Ice core records from Law Dome in East Antarctica, collected over the the last 3 decades, provide high-resolution data for studies of the climate of Antarctica, Australia and the Southern and Indo-Pacific oceans. Here, we present a set of annually dated records from Law Dome covering the last 2000 years. This dataset provides an update and extensions both forward and back in time of previously published subsets of the data, bringing them together into a coherent set with improved dating.
Jordan R. W. Martin, Joel Pedro, and Tessa R. Vance
This study uses existing paleo-climate archive and simple statistical modelling to predict atmospheric trends across the Mid-Pleistocene Transition, and ahead of the global efforts to retrieve the oldest ice from Antarctica. We find evidence to suggest a change in the global carbon-climate feedback system over this time that supports theories to the cause of the transition. The change is characterised by glacial stage reduction of carbon dioxide from 1250–750 thousand years ago.
Marie G. P. Cavitte, Duncan A. Young, Robert Mulvaney, Catherine Ritz, Jamin S. Greenbaum, Gregory Ng, Scott D. Kempf, Enrica Quartini, Gail R. Muldoon, John Paden, Massimo Frezzotti, Jason L. Roberts, Carly R. Tozer, Dustin M. Schroeder, and Donald D. Blankenship
Earth Syst. Sci. Data, 13, 4759–4777,Short summary
We present a data set consisting of ice-penetrating-radar internal stratigraphy: 26 internal reflecting horizons that cover the greater Dome C area, East Antarctica, the most extensive IRH data set to date in the region. This data set uses radar surveys collected over the span of 10 years, starting with an airborne international collaboration in 2008 to explore the region, up to the detailed ground-based surveys in support of the European Beyond EPICA – Oldest Ice (BE-OI) project.
Yaowen Zheng, Lenneke M. Jong, Steven J. Phipps, Jason L. Roberts, Andrew D. Moy, Mark A. J. Curran, and Tas D. van Ommen
Clim. Past, 17, 1973–1987,Short summary
South West Western Australia has experienced a prolonged drought in recent decades. The causes of this drought are unclear. We use an ice core from East Antarctica to reconstruct changes in rainfall over the past 2000 years. We find that the current drought is unusual, with only two other droughts of similar severity having occurred during this period. Climate modelling shows that greenhouse gas emissions during the industrial era are likely to have contributed to the recent drying trend.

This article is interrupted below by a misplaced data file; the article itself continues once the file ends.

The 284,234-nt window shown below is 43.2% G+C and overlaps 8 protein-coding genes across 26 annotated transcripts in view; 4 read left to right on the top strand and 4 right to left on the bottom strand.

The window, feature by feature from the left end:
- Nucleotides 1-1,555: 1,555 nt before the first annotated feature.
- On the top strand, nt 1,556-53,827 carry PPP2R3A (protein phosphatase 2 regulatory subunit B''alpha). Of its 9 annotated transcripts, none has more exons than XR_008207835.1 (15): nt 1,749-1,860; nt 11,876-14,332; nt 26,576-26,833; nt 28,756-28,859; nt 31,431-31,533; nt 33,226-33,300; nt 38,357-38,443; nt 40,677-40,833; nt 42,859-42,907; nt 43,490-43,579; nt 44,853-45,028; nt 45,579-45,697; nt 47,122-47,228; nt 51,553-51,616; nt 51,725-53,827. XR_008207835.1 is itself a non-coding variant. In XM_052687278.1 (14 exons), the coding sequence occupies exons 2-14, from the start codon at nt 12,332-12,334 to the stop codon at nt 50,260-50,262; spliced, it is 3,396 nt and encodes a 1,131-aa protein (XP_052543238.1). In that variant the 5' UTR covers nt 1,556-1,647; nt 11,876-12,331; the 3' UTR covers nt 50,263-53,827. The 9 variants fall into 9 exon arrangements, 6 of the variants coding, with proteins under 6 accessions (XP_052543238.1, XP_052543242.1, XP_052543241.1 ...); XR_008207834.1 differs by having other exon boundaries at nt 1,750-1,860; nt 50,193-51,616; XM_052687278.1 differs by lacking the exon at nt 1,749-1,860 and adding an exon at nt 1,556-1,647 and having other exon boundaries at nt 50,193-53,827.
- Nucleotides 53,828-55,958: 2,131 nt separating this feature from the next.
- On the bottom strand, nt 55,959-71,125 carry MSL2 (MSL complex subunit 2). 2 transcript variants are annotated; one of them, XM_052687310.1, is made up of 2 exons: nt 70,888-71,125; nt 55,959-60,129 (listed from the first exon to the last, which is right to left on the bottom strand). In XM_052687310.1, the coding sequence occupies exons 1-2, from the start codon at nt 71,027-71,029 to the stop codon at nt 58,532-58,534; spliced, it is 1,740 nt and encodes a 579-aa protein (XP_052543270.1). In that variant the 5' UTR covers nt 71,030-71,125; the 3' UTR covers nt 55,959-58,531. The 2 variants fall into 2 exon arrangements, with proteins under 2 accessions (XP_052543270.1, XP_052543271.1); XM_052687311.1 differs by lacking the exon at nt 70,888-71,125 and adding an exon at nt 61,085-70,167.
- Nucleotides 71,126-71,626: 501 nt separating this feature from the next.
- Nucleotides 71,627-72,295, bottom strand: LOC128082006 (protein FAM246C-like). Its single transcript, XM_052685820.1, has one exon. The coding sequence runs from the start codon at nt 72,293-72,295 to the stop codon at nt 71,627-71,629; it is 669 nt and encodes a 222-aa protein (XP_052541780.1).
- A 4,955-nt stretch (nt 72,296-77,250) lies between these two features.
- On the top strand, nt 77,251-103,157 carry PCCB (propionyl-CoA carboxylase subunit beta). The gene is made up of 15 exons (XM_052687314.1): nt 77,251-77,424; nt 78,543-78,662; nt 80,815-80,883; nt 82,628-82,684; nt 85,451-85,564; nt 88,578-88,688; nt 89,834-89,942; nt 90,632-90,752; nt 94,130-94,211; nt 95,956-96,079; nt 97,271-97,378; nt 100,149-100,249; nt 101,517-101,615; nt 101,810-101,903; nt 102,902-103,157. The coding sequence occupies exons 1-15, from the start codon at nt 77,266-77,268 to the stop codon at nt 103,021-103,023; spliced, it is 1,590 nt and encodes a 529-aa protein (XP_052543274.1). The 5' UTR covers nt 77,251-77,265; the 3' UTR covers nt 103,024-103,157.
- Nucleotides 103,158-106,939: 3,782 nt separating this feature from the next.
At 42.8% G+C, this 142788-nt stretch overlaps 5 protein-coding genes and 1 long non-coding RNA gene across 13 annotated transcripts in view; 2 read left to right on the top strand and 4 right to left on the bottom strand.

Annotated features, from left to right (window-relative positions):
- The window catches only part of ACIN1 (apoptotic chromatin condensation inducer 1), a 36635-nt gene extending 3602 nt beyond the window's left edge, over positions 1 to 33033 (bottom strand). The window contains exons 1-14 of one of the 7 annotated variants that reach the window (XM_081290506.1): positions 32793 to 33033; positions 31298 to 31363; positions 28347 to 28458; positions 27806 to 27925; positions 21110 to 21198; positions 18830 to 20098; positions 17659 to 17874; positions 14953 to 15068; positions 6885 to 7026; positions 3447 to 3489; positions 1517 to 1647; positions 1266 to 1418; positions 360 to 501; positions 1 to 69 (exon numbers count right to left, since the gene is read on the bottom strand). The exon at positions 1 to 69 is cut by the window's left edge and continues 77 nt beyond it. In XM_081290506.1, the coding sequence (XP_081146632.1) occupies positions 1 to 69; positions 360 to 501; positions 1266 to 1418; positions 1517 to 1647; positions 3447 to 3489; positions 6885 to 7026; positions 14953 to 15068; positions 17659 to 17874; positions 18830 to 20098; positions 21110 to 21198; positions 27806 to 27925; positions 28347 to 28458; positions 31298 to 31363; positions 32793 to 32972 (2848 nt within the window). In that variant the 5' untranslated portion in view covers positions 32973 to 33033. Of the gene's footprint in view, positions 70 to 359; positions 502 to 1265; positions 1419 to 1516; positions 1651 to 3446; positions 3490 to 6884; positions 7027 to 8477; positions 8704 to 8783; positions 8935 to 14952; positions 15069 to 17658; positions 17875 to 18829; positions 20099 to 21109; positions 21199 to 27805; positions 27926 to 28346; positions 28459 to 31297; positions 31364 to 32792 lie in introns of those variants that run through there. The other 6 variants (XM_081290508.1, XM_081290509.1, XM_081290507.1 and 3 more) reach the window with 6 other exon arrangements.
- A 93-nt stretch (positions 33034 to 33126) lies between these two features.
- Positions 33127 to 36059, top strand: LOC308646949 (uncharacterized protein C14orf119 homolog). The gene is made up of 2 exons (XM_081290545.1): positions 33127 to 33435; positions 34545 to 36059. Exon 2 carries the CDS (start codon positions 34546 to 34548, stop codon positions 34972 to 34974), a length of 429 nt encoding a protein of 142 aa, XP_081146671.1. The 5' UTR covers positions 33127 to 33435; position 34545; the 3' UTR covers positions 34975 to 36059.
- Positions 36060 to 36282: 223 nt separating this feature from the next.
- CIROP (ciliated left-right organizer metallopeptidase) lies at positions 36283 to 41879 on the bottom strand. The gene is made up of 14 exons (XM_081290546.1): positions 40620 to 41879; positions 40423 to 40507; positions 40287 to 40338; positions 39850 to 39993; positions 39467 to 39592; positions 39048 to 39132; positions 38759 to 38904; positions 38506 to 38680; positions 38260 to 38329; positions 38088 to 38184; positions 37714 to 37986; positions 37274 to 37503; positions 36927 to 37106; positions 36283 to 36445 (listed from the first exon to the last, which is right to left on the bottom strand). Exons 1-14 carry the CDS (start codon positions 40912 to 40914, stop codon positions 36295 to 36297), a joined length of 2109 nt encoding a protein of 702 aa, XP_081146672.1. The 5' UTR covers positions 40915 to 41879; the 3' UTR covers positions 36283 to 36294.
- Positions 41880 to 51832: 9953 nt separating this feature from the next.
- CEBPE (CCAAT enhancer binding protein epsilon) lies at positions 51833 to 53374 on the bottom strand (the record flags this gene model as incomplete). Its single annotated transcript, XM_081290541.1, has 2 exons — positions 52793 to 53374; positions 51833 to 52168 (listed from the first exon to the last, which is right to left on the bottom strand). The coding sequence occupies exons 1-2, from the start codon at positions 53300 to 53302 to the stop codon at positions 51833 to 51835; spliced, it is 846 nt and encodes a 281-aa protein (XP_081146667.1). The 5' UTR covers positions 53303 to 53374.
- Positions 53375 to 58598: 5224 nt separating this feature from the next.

Camilla K. Crockart, Tessa R. Vance, Alexander D. Fraser, Nerilie J. Abram, Alison S. Criscitiello, Mark A. J. Curran, Vincent Favier, Ailie J. E. Gallant, Christoph Kittel, Helle A. Kjær, Andrew R. Klekociuk, Lenneke M. Jong, Andrew D. Moy, Christopher T. Plummer, Paul T. Vallelonga, Jonathan Wille, and Lingwei Zhang
Clim. Past, 17, 1795–1818,Short summary
We present preliminary analyses of the annual sea salt concentrations and snowfall accumulation in a new East Antarctic ice core, Mount Brown South. We compare this record with an updated Law Dome (Dome Summit South site) ice core record over the period 1975–2016. The Mount Brown South record preserves a stronger and inverse signal for the El Niño–Southern Oscillation (in austral winter and spring) compared to the Law Dome record (in summer).
Steven J. Phipps, Jason L. Roberts, and Matt A. King
Geosci. Model Dev., 14, 5107–5124,Short summary
Simplified schemes, known as parameterisations, are sometimes used to describe physical processes within numerical models. However, the values of the parameters are uncertain. This introduces uncertainty into the model outputs. We develop a simple approach to identify plausible ranges for model parameters. Using a model of the Antarctic Ice Sheet, we find that the value of one parameter can depend on the values of others. We conclude that a single optimal set of parameter values does not exist.
Lisa Craw, Adam Treverrow, Sheng Fan, Mark Peternell, Sue Cook, Felicity McCormack, and Jason Roberts
The Cryosphere, 15, 2235–2250,Short summary
Ice sheet and ice shelf models rely on data from experiments to accurately represent the way ice moves. Performing experiments at the temperatures and stresses that are generally present in nature takes a long time, and so there are few of these datasets. Here, we test the method of speeding up an experiment by running it initially at a higher temperature, before dropping to a lower target temperature to generate the relevant data. We show that this method can reduce experiment time by 55 %.